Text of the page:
Bullseye Brief presents three thematic, actionable investment ideas every other week. My goal is to help identify only those opportunities most worthy of your time… by analyzing data, distilling complexity and sharing insights from a deep network of experts. I love what I do and invite you to join me.
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Adam Johnson

Adam Johnson anchored several business programs at Bloomberg Television over five years, interviewing CEOs, heads of state, and Nobel laureates. His daily video investment blog, Insight and Action was sponsored by a major U.S. lender. Previously he managed global risk assets for ING Furman Selz and Louis Dreyfus, trading oil futures, listed equities and equity options. Adam began his career at Merrill Lynch with a degree in economics at Princeton.

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Best in Breed #1

Wall Street’s Perennial Winner

  • Only one US bank consistently ranks number one globally for M&A advisory, secondary offerings and IPOs
  • Regulatory rollback, technological innovation and online banking catalyze additional growth opportunities
  • Valuation has fallen to multi-year lows on market related concerns despite strong company fundamentals

Amid the carnage of the past month, several subscribers have asked me a very provocative question: If you could double down on only one stock, what would it be? I admire the mindset… buying quality at a discount… but I also believe in diversification so I’m naming three, all of which I already own. One is a financial. One is a tech stock. One is in healthcare. These three sectors have suffered significantly, and I expect they’ll lead the rebound as selling abates. I’m calling this my “Best in Breed Series” and the moniker is highly appropriate for my first pick, Wall Street’s perennially top-rated investment bank. The company recently beat estimates by more than 15% for a sixth consecutive quarter, yet shares trade at less than nine times earnings for only the second time in nearly eight years. This is what I’m talking about… high quality companies trading at a discount and I’m doubling down. These are the ones to own.

November 02, 2018

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Best in Breed #2

Health Care’s Holy Grail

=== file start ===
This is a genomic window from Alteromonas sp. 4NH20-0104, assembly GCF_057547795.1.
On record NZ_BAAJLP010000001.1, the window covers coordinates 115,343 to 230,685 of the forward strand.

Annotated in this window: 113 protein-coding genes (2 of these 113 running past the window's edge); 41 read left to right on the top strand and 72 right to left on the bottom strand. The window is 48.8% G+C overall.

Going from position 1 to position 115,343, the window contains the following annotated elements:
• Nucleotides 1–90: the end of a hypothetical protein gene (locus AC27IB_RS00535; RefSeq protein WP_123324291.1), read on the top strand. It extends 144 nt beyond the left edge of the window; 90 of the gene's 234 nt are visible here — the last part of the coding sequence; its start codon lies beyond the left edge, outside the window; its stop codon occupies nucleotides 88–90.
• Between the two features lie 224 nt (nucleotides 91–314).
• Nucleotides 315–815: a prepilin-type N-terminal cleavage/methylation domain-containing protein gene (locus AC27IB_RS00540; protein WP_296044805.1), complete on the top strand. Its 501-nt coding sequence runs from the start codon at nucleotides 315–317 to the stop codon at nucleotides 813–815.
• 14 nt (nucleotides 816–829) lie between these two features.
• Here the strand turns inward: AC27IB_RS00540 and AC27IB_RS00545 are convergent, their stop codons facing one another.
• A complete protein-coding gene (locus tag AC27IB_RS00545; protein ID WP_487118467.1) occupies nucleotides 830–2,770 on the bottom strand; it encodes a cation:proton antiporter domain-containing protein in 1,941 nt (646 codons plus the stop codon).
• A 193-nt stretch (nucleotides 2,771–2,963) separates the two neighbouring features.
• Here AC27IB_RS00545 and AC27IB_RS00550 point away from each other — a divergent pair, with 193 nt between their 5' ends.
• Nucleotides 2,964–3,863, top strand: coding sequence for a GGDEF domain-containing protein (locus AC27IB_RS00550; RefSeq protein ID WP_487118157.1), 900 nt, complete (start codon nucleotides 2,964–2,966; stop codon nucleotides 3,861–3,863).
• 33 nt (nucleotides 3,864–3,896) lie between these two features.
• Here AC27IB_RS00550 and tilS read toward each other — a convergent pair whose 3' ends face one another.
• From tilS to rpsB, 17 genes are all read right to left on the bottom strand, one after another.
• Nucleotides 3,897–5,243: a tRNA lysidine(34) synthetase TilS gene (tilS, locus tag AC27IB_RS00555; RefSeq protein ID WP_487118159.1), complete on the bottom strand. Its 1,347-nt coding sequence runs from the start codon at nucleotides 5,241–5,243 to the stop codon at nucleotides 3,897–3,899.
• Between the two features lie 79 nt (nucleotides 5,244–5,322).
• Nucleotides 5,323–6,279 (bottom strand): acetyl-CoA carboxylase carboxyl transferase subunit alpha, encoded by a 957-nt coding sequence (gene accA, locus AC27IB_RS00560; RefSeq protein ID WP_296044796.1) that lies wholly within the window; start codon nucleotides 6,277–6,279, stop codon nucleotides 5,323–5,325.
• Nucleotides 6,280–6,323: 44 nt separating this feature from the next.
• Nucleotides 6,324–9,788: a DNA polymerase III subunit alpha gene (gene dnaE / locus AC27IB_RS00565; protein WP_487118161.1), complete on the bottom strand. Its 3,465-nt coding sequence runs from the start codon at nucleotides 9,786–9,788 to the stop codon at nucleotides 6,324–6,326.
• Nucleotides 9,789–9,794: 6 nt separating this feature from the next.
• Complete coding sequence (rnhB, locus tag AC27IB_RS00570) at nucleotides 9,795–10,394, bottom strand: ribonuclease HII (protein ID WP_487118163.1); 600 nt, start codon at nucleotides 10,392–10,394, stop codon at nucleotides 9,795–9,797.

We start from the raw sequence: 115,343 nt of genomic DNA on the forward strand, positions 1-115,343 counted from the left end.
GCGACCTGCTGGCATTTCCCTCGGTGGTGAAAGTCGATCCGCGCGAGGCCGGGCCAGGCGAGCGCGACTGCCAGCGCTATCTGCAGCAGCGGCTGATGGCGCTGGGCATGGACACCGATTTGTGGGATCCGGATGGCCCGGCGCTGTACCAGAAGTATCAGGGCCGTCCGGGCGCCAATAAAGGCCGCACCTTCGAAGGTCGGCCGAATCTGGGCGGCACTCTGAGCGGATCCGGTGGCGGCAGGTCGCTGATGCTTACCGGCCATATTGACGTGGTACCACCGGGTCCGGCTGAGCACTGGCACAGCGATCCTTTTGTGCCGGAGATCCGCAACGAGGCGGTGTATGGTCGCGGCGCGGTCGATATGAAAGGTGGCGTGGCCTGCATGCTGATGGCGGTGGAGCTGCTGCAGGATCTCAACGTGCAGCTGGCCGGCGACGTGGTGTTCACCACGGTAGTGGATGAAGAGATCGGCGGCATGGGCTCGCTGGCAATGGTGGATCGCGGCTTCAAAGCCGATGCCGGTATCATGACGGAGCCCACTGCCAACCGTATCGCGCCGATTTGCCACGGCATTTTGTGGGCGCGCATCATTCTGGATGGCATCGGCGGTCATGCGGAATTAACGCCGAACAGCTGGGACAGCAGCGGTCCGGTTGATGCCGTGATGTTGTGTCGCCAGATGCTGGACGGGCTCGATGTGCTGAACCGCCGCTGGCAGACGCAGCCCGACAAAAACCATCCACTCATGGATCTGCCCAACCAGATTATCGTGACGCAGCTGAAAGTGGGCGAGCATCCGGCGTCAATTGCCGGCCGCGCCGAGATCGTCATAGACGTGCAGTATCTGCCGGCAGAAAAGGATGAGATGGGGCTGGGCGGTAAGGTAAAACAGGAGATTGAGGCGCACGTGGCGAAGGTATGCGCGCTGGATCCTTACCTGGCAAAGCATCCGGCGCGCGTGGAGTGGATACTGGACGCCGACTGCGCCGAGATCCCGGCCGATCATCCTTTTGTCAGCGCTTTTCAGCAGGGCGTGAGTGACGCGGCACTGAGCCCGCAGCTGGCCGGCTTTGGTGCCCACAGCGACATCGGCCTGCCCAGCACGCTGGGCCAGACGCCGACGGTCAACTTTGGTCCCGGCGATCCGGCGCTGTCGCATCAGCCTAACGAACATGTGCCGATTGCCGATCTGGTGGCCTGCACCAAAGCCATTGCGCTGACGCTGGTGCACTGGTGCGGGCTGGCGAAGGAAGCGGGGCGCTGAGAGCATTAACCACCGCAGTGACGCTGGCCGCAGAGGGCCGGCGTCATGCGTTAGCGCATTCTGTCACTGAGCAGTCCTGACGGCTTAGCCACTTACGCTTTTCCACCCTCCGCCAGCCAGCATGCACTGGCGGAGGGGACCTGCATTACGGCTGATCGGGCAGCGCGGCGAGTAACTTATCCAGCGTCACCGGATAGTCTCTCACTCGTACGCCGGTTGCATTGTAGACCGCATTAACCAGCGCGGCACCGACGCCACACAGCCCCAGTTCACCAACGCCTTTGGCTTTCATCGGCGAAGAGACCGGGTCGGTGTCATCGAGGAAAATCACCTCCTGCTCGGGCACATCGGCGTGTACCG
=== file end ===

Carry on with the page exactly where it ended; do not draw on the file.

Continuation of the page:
• US healthcare expenditures of $10k per person annually equate to 18% of the nation’s GDP
  • Providers are pivoting from fee-for-service models to value-based care which incentives long-term health
  • Increasing use of data-driven solutions gives large providers a distinct cost advantage over smaller peers

Two logical reasons explain why healthcare stocks generally rise over time: Rising population and improved care. This is a powerful combination. The customer base grows 3% every year AND requires more services, for longer… if only every business had it so good. This also explains why healthcare stocks generally fared better in the selloff compared to more cyclical business like banks and semiconductors. One of my favorite healthcare providers is also one of the world’s largest, and its scale creates a distinct advantage over competitors. The more patients it serves, the more data it collects, enabling targeted care at lower cost. Healthcare professionals call this the Holy Grail of Health Care, and it’s very exciting from an investment standpoint because it embeds rising margins over time. Again, what a combo: Strong demographics and an exceptional business plan.

November 02, 2018

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Best in Breed #3

Winning the Software Sprint

  • Cloud-deployed software enables business to mine customer data in real time across entire enterprises
  • Customer relationship management (CRM) software represents a potential $120B opportunity by 2021
  • Six CRM providers control nearly half the global market for deployable software and platform services

Tech stocks fell harder than every other sector in October because they’re the high growth companies which legions of 30-something PMs have been buying to generate returns. Mind you, these are bright young things who retreated to business school after the NASDAQ bust in 2000, then earned their stripes as associates during the financial crisis. Meltdown memories are very real for them, and they do NOT want to get caught for a third time in 18 years. I think this is why the selling was so vicious, and why resulting valuations are now so much more attractive. There were also a handful of technology companies which held their ground in October… they fell, but less than most. These are the new stalwarts, the ones to own through thick and thin. Happily I’m already long one of them, and today I reiterate why it’s my third Best in Breed.

November 02, 2018

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As in the Chinese yuan fell to 6.97 vs the dollar, its weakest ever, but then reversed as the Tweeter-in-Chief suggested a potential breakthrough on trade after a phone call with President Xi.


As in tax refunds next year could jump 26% because withholding tables this year don’t fully reflects changes enacted by tax reform, according to Morgan Stanley.


As in 53% of ETFs have seen outflows over the past 3 months, the most since 2014 (Bianco Research).


“Big bank stock valuations have been driven down to recession levels by fear of a slowdown.” 
–Morgan Stanley Head of Bank Research, Betsy Graseck


“We don’t know who is responsible… everyone has their own theories. Doing business with Saudi Arabia is not something I’m ashamed of.”
–BlackRock CEO Larry Fink responding to questions about the firm’s longstanding relationship with the Kingdom, given uncertainty around Jamal Khashoggi’s death. 

“We are going through an effort to right-size our business and allocate resources to future growth areas.”
–NBCUniversal spokesperson commenting on 50 layoffs in the advertising department as ad buying becomes increasingly automated.